Have We Gone Too Far With Prescribing Narcotics for Pain Management?
Tuesday, April 10th, 2012
The New York Times
, “The most aggressive effort is under way here in Washington, where lawmakers last year imposed new requirements on doctors to refer patients taking high dosages of opioids—which include hydrocodone, fentanyl, methadone and oxycodone, the active ingredient in OxyContin—for evaluation by a pain specialist if their underlying condition is not improving … even before the new provisions took effect, some doctors stopped treating pain patients, and more have followed suit.” The article adds, “Washington State officials acknowledge some of the law’s early deficiencies, including its sometimes indiscriminate application, and they are seeking to address them.”
In our efforts to promote good pain management, have we gone too far? This article seems to suggest that we have. Although not all medical professionals agree, the article suggests that more people are coming to that conclusion.
I’ve long observed that in health care our approach to care—or even public policy—is like a pendulum. When it swings too far we push it back. Is that what is happening with pain management today? I admit that this is not my area of expertise, but it’s hard not to think that the over-promotion of pain medicine, along with the desire to help with good pain management by prescribing narcotics, could have led to overuse of these drugs. The results are unnecessary deaths and perhaps even poor patient management. The article is based on the state of Washington’s law which requires doctors to refer patients on high doses of narcotics to a pain specialist. Apparently, other states are considering similar legislation.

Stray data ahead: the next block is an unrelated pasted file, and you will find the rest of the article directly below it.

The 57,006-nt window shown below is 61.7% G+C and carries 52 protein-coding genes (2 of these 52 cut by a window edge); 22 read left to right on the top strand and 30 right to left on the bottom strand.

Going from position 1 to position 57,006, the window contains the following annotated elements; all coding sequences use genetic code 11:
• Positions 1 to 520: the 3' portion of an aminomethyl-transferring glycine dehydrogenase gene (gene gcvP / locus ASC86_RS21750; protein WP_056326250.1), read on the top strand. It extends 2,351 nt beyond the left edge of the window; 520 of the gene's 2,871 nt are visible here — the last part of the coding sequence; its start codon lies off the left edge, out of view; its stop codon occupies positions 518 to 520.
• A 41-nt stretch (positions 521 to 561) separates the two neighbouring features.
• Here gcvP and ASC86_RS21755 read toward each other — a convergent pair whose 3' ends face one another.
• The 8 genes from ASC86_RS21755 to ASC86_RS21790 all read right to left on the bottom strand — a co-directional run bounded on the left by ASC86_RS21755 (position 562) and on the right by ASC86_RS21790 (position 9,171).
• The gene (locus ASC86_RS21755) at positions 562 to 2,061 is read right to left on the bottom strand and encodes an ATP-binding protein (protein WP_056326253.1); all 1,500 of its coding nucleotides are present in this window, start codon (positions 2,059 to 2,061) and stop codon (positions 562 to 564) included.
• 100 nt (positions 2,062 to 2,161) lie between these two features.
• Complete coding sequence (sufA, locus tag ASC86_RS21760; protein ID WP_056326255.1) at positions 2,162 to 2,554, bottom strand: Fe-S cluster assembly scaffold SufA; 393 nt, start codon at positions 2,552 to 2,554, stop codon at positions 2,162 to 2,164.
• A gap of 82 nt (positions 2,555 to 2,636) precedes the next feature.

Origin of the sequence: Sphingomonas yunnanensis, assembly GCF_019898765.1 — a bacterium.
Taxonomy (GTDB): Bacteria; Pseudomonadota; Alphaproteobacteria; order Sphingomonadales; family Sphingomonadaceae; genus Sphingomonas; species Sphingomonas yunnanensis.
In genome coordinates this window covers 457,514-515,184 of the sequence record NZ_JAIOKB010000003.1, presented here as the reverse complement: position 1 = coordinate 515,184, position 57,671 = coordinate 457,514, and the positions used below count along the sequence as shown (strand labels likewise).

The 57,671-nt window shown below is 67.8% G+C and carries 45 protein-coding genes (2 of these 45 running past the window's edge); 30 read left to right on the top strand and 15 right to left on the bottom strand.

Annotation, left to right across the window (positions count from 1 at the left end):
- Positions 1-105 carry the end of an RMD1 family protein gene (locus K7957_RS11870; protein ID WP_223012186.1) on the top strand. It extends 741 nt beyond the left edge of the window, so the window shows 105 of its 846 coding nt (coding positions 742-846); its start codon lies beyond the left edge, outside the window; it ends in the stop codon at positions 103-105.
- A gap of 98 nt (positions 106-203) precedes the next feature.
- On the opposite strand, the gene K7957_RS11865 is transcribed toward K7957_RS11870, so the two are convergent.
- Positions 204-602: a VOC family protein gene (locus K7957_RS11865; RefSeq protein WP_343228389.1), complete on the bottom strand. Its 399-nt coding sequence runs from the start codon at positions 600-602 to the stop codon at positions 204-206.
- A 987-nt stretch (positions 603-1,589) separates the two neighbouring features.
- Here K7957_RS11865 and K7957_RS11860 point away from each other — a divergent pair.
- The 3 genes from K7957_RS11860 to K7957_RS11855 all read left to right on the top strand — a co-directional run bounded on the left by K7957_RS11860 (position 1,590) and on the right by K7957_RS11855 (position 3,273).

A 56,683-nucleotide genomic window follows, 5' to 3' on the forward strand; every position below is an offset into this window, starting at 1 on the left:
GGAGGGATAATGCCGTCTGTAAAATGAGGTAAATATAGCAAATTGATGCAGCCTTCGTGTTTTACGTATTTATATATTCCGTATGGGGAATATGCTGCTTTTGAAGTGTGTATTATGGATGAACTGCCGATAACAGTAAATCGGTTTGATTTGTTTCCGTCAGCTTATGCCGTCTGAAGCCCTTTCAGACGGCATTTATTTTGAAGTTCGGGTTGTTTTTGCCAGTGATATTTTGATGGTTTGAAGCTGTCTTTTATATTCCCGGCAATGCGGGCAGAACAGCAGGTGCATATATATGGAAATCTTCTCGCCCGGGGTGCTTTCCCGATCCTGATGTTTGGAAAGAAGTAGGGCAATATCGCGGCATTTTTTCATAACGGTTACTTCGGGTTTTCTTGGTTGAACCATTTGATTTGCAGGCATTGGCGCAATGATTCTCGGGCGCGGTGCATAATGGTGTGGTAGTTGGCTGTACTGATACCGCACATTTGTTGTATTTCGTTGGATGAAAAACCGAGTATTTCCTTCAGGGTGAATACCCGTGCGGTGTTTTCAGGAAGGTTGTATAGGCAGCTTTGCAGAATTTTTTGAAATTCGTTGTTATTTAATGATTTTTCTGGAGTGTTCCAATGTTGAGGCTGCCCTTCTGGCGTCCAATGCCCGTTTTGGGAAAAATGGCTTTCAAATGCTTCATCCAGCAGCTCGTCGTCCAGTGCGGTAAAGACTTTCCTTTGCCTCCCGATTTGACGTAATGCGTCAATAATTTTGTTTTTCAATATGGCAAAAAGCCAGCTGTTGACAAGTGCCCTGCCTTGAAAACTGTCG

Some pain experts are beginning to realize that long-term outcomes for patients treated with high doses of opioids are appalling. Although I would rather see us clean up our own mess than have the government mandate actions with laws, maybe that approach is necessary to get our attention. I think the pendulum has swung too far with the prescribing of narcotics. Changes are needed—and unless we make them voluntarily, the situation may require the government’s intervention. What do you think?